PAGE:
Rant over.
    Yes, or introduce applitude tests - they seem to be harder to manipulate by spoon-feeding etc.
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    (Original post by InterCity125)
    Yes, or introduce applitude tests - they seem to be harder to manipulate by spoon-feeding etc.
    There is a general trend this way. The only problem is a lot of aptitude tests can be manipulated quite harshly by spoon-feeding! Universities face the conflciting problem of whether to replace the tests every few years to prevent students' becoming to knowlegable about how to play it, and thus risk introducing a less effective discriminator. In America there is a movement away from aptitude testing, which has led to widespread reform of the SAT.

    The problem with coaching is quite a big one, and Oxford want the BMAT to be redesigned next year to counter it.
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    (Original post by InterCity125)
    Why should the actions of somebody's parents make a difference. Image all the fuss if they let a person in on the grounds that his father was a friend of so and so or the board on thingammy PLC etc.
    While I agree with this, there's the rather uncomfortable truth that elite American universities have risen to be among the world's best largely because they accept less able children of wealthy alumni (who then donate lots of money)...this then means they can afford to attract some of the best researchers and build the best facilities. I don't like it, but I can see why some universities give preference to international students who will pay higher fees, or children of stinking rich businessmen. Being on the moral high ground won't keep those crumbling buildings from falling down after all.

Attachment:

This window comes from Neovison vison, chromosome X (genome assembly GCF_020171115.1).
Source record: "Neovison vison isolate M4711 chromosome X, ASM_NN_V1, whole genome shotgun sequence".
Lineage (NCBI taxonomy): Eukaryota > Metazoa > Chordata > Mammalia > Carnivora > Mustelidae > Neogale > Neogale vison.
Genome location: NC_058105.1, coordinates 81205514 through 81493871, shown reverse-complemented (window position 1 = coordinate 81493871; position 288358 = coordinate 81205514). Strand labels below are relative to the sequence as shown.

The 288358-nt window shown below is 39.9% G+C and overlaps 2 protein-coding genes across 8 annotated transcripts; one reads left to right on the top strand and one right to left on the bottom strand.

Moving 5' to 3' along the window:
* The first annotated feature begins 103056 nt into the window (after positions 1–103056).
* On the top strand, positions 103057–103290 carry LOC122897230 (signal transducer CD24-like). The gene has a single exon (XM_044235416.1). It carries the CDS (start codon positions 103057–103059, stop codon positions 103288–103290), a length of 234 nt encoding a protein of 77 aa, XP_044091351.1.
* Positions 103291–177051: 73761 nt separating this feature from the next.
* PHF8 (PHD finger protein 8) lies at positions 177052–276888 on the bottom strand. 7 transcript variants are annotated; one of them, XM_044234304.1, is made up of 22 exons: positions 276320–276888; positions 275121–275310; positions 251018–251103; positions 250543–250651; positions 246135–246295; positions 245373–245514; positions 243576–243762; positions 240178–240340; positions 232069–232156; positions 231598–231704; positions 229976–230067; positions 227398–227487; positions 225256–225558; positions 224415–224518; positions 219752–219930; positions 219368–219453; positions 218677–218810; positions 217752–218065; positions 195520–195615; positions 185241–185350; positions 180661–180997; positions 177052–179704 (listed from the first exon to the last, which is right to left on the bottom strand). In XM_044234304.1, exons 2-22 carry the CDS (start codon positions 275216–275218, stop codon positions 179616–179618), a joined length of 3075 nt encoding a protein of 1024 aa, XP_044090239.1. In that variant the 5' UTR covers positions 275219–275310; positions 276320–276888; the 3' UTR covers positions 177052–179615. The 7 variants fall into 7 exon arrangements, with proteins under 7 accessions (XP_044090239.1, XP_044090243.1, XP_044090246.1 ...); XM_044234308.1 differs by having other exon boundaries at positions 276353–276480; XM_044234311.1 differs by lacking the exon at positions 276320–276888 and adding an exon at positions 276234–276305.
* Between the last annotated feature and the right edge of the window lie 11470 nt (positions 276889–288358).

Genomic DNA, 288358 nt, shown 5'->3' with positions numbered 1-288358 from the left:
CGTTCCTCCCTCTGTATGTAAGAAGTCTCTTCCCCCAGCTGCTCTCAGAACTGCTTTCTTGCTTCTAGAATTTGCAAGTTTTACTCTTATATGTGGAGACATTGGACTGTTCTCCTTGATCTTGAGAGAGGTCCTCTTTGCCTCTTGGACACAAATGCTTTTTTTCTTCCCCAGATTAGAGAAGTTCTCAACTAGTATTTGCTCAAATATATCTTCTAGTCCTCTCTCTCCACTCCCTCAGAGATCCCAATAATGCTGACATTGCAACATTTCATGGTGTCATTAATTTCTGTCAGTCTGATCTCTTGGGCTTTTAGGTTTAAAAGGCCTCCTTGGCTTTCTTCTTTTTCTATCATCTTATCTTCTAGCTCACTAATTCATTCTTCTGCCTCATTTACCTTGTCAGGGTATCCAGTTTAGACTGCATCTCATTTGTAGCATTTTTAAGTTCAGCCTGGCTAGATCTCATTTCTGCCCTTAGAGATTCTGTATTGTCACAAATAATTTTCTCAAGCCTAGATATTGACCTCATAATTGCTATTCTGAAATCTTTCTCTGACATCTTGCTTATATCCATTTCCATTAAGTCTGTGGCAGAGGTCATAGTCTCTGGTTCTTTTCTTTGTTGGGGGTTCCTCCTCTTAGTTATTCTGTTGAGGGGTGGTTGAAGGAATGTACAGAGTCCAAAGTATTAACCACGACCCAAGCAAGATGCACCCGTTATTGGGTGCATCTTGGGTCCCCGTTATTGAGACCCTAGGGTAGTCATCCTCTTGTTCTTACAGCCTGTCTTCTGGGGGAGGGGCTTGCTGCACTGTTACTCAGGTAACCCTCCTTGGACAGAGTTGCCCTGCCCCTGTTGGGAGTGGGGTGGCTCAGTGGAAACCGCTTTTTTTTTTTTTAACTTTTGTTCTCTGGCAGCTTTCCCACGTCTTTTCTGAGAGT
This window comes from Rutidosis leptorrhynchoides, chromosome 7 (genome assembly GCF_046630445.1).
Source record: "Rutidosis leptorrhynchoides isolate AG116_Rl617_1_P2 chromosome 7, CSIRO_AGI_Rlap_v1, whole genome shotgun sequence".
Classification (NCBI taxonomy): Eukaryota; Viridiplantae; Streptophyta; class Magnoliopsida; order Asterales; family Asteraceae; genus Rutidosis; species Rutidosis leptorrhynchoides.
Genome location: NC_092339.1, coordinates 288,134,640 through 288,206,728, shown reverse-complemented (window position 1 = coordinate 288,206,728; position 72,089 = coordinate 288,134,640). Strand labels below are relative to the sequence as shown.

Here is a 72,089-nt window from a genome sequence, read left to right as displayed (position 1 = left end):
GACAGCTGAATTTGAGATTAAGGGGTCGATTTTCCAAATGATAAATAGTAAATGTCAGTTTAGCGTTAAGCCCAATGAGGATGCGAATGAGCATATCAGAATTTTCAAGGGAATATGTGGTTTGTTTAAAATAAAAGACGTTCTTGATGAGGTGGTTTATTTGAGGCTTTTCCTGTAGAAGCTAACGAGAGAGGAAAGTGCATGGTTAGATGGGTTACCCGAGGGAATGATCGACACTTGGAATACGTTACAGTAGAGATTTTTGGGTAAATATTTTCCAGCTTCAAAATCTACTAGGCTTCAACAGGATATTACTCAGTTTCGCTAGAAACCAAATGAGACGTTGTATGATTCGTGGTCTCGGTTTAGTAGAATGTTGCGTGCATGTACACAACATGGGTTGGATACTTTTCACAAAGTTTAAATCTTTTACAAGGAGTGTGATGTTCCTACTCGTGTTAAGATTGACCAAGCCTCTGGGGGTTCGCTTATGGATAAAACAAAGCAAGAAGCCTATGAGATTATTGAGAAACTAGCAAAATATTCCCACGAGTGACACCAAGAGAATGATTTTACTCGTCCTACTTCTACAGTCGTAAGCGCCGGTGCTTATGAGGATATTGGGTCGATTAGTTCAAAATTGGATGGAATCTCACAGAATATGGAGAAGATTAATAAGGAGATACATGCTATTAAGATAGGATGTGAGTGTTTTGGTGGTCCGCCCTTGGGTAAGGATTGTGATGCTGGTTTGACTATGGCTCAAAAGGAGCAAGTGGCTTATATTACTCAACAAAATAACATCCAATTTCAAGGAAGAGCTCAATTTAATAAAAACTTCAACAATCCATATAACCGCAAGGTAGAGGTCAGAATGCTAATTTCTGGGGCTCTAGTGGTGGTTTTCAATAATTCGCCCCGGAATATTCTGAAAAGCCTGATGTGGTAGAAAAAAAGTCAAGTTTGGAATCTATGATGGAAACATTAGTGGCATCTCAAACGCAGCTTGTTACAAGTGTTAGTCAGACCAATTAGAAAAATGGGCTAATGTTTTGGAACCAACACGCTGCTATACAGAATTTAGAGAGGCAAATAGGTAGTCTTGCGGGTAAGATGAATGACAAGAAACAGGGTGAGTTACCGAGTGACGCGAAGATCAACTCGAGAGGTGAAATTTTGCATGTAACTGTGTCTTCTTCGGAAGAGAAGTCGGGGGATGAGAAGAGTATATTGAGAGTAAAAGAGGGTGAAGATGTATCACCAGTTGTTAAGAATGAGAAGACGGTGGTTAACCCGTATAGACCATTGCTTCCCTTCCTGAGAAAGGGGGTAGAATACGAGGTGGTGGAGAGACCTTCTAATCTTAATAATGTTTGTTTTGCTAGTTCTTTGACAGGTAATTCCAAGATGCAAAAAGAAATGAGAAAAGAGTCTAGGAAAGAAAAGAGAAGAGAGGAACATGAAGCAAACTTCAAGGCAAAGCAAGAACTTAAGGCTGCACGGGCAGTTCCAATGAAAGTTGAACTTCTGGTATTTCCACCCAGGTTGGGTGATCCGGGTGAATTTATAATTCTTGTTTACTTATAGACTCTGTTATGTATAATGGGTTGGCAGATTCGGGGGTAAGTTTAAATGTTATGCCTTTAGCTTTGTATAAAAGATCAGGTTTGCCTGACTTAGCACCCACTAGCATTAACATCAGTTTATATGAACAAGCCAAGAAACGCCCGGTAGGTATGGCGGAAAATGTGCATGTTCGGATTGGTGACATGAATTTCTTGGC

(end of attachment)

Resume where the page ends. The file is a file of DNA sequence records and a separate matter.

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    (Original post by tomcoolinguk)
    The reason we don't have needs-blind admissions is because peoples' academic achievements are assessed by universities in light of the educational circumstances they have faced. You are misguided to assume that this is merely a labelling 'private' and 'state' as Cambridge is well aware of disparity between the two sectors, and the preferred method to use is average GCSE achievement and A Level achievement. At Clare College they use a very complex formula to manipulate students' results reflecting the S.D. and mean of students' achievements. The key point is, as all Oxbridge applicants' are aware- POTENTIAL is the key. I don't think it is unfair to say that most people would assume that someone from Harrow with 10A* is probably not as naturally gifted as someone from a comprehensive with 10A*, and that both are not as gifted as someone from an education college, who achieves 10A*. You accuse Cambridge of speaking in black and white, but it is you who is seeing in black and white.